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Evolution. 2010 Mar 1;64(3):694-709. doi: 10.1111/j.1558-5646.2009.00863.x. Epub 2009 Oct 5.

Genome-wide investigation of reproductive isolation in experimental lineages and natural species of Neurospora: identifying candidate regions by microarray-based genotyping and mapping.

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  • 1Department of Ecology & Evolutionary Biology, University of Toronto, Mississauga, Ontario, L5L 1C6, Canada. jdettman@uottawa.ca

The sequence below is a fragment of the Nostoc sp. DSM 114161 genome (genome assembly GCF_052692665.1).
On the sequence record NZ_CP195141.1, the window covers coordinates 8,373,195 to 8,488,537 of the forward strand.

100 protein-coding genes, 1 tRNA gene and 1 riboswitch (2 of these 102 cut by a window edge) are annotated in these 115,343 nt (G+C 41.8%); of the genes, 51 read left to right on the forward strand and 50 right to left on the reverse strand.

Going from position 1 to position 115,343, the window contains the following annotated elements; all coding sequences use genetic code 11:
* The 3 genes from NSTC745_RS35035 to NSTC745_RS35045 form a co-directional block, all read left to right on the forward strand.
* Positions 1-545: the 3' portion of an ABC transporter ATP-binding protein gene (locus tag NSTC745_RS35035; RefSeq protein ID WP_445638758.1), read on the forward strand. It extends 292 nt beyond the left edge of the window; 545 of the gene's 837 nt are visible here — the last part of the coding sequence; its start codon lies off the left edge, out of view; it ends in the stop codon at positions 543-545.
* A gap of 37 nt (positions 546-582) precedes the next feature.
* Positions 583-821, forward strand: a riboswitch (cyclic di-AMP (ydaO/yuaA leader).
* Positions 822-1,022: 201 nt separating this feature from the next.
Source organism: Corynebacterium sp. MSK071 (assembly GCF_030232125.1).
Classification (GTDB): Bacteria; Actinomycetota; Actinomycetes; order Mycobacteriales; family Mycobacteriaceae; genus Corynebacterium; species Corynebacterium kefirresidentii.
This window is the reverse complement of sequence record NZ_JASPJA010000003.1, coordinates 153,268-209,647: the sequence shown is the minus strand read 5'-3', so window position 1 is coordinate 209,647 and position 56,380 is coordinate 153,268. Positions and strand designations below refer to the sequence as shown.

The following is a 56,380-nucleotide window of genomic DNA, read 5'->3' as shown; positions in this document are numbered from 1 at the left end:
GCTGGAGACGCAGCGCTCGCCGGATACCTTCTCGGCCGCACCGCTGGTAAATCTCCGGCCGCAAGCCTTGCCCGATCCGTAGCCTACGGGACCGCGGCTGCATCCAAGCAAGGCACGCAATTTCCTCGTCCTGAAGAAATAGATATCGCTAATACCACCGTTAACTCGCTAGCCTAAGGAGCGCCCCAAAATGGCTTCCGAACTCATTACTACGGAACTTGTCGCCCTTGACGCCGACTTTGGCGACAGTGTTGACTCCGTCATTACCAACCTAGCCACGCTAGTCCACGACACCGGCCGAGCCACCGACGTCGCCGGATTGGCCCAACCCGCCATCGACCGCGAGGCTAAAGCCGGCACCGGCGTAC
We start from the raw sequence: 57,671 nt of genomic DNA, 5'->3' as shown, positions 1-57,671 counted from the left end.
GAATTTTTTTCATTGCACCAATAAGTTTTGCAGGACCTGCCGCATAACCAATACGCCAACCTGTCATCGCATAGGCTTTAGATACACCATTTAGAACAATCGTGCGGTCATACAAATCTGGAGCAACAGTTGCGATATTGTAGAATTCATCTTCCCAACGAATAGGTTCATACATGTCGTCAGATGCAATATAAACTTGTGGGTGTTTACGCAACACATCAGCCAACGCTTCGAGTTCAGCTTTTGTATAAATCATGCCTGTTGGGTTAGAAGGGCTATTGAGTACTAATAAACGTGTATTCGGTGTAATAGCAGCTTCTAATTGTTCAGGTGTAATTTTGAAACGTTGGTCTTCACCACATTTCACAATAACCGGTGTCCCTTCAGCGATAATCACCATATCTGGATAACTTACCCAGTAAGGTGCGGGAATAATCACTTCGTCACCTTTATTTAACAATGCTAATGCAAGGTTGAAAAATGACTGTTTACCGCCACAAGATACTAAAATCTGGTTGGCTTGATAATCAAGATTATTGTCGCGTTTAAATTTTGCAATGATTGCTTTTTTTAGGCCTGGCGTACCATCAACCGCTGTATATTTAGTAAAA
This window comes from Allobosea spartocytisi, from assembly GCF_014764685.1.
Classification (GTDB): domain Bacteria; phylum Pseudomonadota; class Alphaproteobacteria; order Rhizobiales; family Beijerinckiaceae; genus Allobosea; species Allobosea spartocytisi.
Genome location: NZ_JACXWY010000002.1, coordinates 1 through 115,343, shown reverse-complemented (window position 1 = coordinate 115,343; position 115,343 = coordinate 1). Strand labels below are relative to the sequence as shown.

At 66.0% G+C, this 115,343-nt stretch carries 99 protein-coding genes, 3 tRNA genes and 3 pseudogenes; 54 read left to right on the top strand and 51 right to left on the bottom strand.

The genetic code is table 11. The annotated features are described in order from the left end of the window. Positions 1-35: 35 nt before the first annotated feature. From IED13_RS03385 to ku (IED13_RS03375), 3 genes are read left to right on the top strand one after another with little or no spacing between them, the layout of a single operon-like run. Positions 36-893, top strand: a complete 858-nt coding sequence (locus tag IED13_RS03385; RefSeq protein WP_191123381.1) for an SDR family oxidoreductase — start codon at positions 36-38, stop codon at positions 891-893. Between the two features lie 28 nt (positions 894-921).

Inherent incompatibilities between genetic components from genomes of different species may cause intrinsic reproductive isolation. In evolution experiments designed to instigate speciation in laboratory populations of the filamentous fungus Neurospora, we previously discovered a pair of incompatibility loci (dfe and dma) that interact negatively to cause severe defects in sexual reproduction. Here we show that the dfe-dma incompatibility also is a significant cause of genetic isolation between two naturally occurring species of Neurospora (N. crassa and N. intermedia). The strong incompatibility interaction has a simple genetic basis (two biallelic loci) and antagonistic epistasis occurs between heterospecific alleles only, consistent with the Dobzhansky-Muller model of genic incompatibility. We developed microarray-based, restriction-site associated DNA (RAD) markers that identified approximately 1500 polymorphisms between the genomes of the two species, and constructed the first interspecific physical map of Neurospora. With this new mapping resource, the approximate genomic locations of the incompatibility loci were determined using three different approaches: genome scanning, bulk-segregant analyses, and introgression. These population, quantitative, and classical genetics methods concordantly identified two candidate regions, narrowing the search for each incompatibility locus to only approximately 2% of the nuclear genome. This study demonstrates how advances in high-throughput, genome-wide genotyping can be applied to mapping reproductive isolation genes and speciation research.

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